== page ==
Ellie and Emma are toddlers. They spend a lot of time with their dad Tim Billo in Seward Park, a fragment of old-growth forest on the edge of Lake Washington. Billo’s a lecturer at the University of Washington’s College of the Environment.
The grove Billo and his daughters are exploring today used to have sword ferns that had grown taller than Ellie and Emma. But, now, the ground is bare and dusty. There are no plants growing beneath the towering trees.
That’s because sword ferns made up the understory here—and those ferns have been dying in huge numbers in forests around Puget Sound. The problem is spreading and scientists are scrambling to figure out what’s killing the centuries-old plants.
Catherine Alexander, a family friend of the Billos, was the first to spot the die-off. She takes me to what she calls “ground zero.”
During her daily walks and meditation sessions in this grove, Alexander started noticing the ferns were losing their shine.
“The first ones just kind of sagged and fell over during the winter and there were no fiddleheads in the spring,” Alexander sighs as she remembers what it used to look like. “And then, as each succeeding year, it spread on and on. Now I’m beginning to see that first signs of sagging pretty much everywhere in the park.”
The ferns have all died on about eleven of Seward Park’s 300 acres of forest.
“At the rate this die-off is expanding, it seems plausible that there could be no healthy sword ferns left in Seward Park in about ten years’ time,” Billo says.
If they die, they might never come back. That’s because sword ferns establish themselves in the bare, exposed mineral soil left after a fire or other disturbance; new ones don’t pop up in the rich soil beneath a forest canopy. That means the ferns in Seward Park are probably 300 to 500 years old; the fronds die back each winter—and then, in the summer, the same root base sends up new leaves.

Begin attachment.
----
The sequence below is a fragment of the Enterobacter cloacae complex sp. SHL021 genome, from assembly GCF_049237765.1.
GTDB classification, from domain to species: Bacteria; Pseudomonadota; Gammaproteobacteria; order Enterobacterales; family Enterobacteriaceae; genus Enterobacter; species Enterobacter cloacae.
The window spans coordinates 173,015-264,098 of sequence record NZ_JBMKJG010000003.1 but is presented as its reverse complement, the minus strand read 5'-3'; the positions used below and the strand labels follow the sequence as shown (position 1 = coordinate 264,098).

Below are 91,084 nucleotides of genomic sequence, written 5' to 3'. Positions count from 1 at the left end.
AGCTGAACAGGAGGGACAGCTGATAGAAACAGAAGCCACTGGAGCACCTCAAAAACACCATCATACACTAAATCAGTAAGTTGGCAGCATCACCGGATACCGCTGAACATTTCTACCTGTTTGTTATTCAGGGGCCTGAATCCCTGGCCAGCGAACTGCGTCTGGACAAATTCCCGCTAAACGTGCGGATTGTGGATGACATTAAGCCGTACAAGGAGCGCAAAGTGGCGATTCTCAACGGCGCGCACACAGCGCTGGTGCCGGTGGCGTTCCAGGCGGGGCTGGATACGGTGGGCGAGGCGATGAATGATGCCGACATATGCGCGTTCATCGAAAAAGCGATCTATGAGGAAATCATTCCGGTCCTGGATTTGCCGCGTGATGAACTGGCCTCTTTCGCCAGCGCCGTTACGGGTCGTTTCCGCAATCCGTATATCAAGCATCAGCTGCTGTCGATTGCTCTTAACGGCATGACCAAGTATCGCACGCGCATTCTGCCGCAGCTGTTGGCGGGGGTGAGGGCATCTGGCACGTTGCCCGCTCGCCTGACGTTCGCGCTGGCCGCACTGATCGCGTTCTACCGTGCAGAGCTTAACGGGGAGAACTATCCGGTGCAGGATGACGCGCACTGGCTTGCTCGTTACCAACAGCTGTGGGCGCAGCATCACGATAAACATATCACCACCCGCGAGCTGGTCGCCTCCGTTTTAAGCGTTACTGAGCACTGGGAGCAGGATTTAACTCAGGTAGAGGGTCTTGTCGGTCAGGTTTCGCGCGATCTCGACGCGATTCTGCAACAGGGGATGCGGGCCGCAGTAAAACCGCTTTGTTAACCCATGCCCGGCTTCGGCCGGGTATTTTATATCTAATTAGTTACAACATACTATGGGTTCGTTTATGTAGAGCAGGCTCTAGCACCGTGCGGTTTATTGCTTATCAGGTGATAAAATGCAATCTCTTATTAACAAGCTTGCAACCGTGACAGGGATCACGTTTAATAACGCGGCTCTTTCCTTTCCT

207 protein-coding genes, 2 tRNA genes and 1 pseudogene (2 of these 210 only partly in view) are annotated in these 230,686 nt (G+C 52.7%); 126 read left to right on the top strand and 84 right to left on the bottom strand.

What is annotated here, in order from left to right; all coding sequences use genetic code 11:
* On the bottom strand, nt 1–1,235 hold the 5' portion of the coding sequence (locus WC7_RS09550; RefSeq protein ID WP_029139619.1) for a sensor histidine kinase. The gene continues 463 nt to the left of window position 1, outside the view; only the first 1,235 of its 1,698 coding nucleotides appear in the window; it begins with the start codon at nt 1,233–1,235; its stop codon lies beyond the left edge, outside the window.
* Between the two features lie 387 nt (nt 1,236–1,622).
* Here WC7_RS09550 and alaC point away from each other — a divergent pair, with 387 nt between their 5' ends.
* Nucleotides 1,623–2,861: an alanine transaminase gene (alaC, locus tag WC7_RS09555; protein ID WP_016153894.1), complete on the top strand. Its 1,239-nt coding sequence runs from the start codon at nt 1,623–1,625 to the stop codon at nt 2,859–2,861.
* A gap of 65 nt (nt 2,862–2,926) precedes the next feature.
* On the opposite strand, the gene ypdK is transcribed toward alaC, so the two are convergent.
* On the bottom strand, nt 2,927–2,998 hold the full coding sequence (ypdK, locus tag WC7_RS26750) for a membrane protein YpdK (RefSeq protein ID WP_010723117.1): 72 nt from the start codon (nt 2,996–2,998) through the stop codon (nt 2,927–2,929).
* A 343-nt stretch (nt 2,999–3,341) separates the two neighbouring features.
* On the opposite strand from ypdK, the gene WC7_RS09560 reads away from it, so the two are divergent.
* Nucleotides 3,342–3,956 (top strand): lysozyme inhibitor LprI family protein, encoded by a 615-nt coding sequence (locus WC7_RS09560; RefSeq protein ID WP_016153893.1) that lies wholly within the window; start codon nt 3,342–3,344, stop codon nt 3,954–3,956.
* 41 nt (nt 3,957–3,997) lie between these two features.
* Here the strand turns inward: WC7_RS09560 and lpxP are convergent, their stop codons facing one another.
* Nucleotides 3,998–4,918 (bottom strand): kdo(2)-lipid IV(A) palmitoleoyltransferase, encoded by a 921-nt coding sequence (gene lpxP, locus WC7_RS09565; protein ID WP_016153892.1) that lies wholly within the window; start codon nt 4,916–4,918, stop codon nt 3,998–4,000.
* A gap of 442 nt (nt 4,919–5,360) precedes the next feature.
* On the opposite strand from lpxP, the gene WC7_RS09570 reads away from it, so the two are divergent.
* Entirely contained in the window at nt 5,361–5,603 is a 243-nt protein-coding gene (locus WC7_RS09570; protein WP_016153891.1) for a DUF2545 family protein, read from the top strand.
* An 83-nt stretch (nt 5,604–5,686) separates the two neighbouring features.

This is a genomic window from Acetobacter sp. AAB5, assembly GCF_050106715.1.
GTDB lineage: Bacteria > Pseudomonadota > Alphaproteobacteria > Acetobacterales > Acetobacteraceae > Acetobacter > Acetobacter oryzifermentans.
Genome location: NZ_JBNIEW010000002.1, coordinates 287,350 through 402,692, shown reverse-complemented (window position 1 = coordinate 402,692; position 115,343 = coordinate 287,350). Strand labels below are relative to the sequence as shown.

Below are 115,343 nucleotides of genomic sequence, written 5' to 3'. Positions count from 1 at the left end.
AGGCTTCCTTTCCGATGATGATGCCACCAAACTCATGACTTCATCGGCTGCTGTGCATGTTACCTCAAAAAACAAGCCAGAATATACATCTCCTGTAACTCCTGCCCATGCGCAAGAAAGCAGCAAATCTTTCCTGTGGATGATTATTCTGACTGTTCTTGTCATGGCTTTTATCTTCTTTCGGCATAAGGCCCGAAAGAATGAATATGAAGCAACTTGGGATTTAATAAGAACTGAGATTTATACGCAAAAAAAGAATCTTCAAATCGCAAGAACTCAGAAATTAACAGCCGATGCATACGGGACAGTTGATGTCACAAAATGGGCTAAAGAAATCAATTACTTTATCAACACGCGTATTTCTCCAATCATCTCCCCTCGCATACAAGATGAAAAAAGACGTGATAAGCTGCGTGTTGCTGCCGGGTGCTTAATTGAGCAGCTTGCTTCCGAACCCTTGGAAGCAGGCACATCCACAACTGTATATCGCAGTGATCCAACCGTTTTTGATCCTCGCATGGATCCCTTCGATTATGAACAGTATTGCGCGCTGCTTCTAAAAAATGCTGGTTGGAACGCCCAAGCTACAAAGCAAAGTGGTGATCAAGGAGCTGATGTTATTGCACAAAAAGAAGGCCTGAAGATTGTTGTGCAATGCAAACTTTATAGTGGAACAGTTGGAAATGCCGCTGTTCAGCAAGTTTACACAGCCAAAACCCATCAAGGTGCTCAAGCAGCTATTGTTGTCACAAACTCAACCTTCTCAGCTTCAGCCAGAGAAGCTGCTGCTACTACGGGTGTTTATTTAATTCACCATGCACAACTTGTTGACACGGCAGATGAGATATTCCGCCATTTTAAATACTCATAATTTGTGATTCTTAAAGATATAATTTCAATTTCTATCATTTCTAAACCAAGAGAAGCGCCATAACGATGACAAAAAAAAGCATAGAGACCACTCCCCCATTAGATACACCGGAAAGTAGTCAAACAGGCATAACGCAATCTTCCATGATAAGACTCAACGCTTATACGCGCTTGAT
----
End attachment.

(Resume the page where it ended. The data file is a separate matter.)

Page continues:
But, now, they’re not growing new leaves. They’re dying.
There are at least six other places in Puget Sound where sword ferns are dying off by the acre.
As Billo started to look into the die-off, he became more and more concerned about potential effects: “erosion, loss of soil, loss of nutrients, and potentially the invasion by introduced or non-native species.”
And the ferns are an important food source in the winter.
“We need to be concerned about what the loss of sword ferns means for this last remaining population of mountain beavers here in Seattle,” Billo says.
Billo is also worried that losing the understory could make the entire ecosystem less resilient when it comes to dealing with climate change, habitat fragmentation, and thousands of human visitors every year.
Billo and his students have tried to figure out what the problem is: whether it’s a pathogen, a nutrient imbalance in the soil, or something else.
In addition to their experiments and studies, they’re consulting with national fern experts, including David Barrington, at the University of Vermont.
Barrington says the die-off problem is unique to the Pacific Northwest. And, because the plants have been dying in giant circles, he says, “My take going forward is that the hunt for a pathogen should continue.”
That’s exactly what’s happening. Billo and his team are continuing to test hypotheses — and to hope for the best.
“I certainly want my kids to be able to see a healthy native ecosystem and all the species that have been a part of that ecosystem for millions of years,” Billo says. “And I don’t want to be the one to say that sword ferns died in Seward Park under my watch.”